The big black bowling ball rolled menacingly across the stage at Waterman’s Community Center on North Haven. Eight children, ages 6 to 9, tailed after it as it disappeared into the wings. The ball came back out and the kids, as if transfixed, tagged after it again. The only sound was the rolling ball and the soft shuffle of small sock-clad feet on the floor.
Then a giggle broke the silence.
“It’s gonna roll into the curtain!” cautioned Megan Goodell, 9, who broke character and hung her hands like a gorilla, bumping into the kid in front of her.
“Focus, guys!” choreographer Ken Jones reminded his cast. “Let the ball pull you.”
The youngsters made their way across the stage one more time, and then took a break. Megan resumed her favorite position (a headstand) and her 6-year-old sister, Macie, flopped down like a rag doll. They were worn out from a long night of rehearsing for the K-12 North Haven Community School’s production of “Milk Man,” an original ballet inspired by the album of the same name by Deerhoof, a San Francisco indie rock band that has won praise from The New York Times and Rolling Stone for its experimental, genre-defying music.
Deerhoof not only gave the tiny Maine island school its blessing and permission to adapt its music, but the band members plan to take a few days off from their national tour and travel to North Haven next week to see the show. “Milk Man” will be performed at 7:30 p.m. Monday and Tuesday, Oct. 23-24, at Waterman’s Community Center. While in Maine, Deerhoof also will play at 9 p.m. Friday, Oct. 20, at the Space Gallery in Portland.
The band, made up of drummer Greg Saunier, bassist and vocalist Satomi Matsuzaki, and guitarist John Dieterich, couldn’t be more excited about the school’s production of “Milk Man.”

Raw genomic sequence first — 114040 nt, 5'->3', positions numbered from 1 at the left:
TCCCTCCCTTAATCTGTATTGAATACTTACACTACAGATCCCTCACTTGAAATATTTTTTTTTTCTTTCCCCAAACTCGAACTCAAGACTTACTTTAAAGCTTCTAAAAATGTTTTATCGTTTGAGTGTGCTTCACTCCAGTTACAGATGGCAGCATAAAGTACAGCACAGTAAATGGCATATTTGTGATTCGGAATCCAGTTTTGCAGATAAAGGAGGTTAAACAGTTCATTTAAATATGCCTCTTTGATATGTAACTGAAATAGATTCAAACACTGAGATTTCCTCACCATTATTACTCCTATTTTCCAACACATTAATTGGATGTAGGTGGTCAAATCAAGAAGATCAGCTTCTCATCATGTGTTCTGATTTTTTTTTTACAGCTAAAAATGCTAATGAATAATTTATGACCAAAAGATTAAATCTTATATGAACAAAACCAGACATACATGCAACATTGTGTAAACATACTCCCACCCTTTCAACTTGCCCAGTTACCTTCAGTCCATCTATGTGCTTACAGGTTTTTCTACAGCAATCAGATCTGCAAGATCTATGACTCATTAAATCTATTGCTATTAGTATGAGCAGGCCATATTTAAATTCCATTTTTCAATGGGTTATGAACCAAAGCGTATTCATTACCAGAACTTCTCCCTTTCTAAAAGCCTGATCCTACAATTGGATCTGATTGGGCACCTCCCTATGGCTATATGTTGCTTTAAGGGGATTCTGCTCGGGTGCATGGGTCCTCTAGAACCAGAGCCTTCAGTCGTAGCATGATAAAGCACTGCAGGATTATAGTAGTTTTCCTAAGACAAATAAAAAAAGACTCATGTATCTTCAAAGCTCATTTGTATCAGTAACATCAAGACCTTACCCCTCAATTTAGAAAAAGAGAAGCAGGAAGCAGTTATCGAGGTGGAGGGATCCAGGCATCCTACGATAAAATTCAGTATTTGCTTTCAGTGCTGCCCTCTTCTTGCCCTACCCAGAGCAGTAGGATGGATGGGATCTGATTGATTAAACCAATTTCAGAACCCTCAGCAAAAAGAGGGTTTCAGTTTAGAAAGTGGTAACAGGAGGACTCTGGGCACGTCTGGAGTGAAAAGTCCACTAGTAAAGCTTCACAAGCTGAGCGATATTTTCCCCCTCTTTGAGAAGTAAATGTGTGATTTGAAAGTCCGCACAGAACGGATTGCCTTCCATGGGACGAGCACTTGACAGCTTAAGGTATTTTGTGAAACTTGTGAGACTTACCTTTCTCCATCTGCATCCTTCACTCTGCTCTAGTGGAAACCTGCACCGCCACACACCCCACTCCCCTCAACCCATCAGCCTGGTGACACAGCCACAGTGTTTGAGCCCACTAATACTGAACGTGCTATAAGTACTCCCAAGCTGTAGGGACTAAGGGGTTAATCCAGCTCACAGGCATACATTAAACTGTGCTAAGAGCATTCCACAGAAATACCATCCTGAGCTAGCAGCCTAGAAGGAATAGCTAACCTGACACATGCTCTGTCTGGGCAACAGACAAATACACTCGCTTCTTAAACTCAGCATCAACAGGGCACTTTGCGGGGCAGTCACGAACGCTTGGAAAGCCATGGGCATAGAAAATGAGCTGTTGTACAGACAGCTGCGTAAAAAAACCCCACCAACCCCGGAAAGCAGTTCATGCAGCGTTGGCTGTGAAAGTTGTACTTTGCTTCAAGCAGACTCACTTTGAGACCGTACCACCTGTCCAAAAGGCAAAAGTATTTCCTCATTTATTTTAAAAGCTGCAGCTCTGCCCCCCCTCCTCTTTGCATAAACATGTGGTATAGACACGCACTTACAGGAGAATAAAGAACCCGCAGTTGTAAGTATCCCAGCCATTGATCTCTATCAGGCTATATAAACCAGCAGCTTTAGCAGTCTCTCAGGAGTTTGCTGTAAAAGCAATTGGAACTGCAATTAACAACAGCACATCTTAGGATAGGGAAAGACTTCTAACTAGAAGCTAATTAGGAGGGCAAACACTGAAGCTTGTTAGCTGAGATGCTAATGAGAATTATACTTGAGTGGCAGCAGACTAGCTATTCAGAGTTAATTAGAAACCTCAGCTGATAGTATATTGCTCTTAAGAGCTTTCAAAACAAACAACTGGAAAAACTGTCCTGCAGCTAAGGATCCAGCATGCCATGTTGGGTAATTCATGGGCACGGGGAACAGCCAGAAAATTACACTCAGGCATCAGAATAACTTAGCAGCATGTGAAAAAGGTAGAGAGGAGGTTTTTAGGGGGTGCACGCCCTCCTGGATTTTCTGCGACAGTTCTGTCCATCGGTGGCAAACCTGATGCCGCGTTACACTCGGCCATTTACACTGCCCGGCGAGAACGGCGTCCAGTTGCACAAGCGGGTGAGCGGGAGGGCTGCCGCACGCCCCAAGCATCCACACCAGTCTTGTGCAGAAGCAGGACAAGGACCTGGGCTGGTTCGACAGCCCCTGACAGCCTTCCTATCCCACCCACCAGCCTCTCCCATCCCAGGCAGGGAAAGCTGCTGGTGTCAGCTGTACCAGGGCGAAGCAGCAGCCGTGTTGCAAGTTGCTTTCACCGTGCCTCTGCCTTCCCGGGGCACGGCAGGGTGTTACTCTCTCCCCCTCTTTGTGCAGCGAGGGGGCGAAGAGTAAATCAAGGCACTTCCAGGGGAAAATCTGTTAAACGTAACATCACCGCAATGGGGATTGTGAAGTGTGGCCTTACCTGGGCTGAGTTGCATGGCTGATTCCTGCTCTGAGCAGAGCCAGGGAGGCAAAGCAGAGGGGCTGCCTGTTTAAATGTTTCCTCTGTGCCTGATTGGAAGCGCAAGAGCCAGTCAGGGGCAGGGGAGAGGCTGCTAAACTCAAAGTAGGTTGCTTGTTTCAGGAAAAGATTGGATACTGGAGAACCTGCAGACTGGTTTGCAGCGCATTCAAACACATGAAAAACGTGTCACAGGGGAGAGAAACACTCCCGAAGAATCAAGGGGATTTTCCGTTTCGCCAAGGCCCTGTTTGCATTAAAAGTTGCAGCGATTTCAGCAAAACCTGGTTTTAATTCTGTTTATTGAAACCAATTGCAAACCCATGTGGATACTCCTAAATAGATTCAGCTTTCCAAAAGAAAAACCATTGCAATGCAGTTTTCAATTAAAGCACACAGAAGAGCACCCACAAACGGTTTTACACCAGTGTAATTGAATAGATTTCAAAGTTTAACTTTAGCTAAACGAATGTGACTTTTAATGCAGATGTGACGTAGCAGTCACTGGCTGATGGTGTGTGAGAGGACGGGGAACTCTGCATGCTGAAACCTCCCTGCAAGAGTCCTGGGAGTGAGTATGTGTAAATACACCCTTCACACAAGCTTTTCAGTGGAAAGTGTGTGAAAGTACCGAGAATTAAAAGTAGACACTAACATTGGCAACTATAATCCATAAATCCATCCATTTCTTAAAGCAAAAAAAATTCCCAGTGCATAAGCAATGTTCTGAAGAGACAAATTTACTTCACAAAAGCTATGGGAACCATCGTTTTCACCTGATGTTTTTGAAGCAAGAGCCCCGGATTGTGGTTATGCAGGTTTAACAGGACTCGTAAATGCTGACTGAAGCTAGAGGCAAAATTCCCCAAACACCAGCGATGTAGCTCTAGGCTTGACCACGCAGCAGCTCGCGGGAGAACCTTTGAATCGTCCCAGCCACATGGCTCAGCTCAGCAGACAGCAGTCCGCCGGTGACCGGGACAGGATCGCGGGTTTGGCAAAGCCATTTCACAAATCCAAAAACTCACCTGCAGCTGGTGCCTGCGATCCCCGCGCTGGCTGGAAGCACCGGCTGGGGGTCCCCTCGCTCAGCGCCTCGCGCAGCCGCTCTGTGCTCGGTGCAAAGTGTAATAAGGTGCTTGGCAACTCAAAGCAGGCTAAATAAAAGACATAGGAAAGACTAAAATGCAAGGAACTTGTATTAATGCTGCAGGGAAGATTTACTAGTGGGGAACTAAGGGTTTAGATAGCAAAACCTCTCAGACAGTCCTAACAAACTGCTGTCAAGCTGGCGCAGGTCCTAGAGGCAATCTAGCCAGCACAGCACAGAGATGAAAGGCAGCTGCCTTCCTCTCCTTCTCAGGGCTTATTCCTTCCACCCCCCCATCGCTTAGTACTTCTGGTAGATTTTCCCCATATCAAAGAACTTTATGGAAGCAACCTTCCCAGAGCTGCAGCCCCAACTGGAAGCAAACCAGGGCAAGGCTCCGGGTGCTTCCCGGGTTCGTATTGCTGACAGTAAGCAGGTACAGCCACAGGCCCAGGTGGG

“For us, it’s very much a dream in so many ways,” said Saunier, speaking by phone from San Francisco. “To think that some music you made has started to have a life of its own without you is the most you can really ever hope for.”
Needless to say, the ballet “Milk Man” is just a bit unorthodox – and not only because the main character is a bowling ball.
“One night I stayed up all night listening to ‘Milk Man’ over and over again. I listened to it six times in a row. I couldn’t stop listening, it was too good. After a while, it became clear to me that it was a story, and that it could be told through staging and dance,” said Courtney Naliboff, the school’s music teacher, who was in a bunch of Boston-based bands, including the Valhalla Kittens, Nonfamous and the Gato Malo Orchestra, before coming to North Haven in the fall of 2005.
When she directed the school’s production of Gilbert and Sullivan’s “The Pirates of Penzance,” she realized she had the place, budget and, most of all, the talent to realize her concept for “Milk Man.” The North Haven community, including the school, is known statewide for theater and music. Award-winning director John Wulp guided both students and adults through a number of noted productions, from classics such as “Our Town” to an original play, “Islands,” which made it as far as Broadway.
“Milk Man” is one of the island’s more challenging efforts. Deerhoof’s music ranges from the boisterous garage rock of 2003’s “Apple O,” to the complexity of its most recent album, “The Runners Four.” What is constant, throughout the band’s music, is Saunier’s big, thunderous drumming, Dieterich’s inventive, discordant guitar playing and Matsuzaki’s sweet, elfin vocals.
“Milk Man” is based on a series of drawings by Japanese artist Ken Kagami, which grace the album cover and liner notes. Every part of the album was recorded separately on a computer by each band member in 2004, lending it an air of playful experimentation.
“Ken had all these drawings of Milk Man, so we said, ‘Hey, Ken, we’re gonna start a new album, can we call it Milk Man and use this drawing as the cover?'” said Saunier. “He said OK. But then as we set about to start to make the songs and come up with lyrics, we’d go to him and ask him questions: ‘So who is this guy? What does he think? What does he do?’
“It’s funny, because basically he instantly turned to stone and had no answer at all. Not even the slightest hint,” he continued. “What we ended up doing was Satomi wrote the lyrics just describing the image, and so the first song on the CD is called ‘Milk Man’. Then she took off from there.”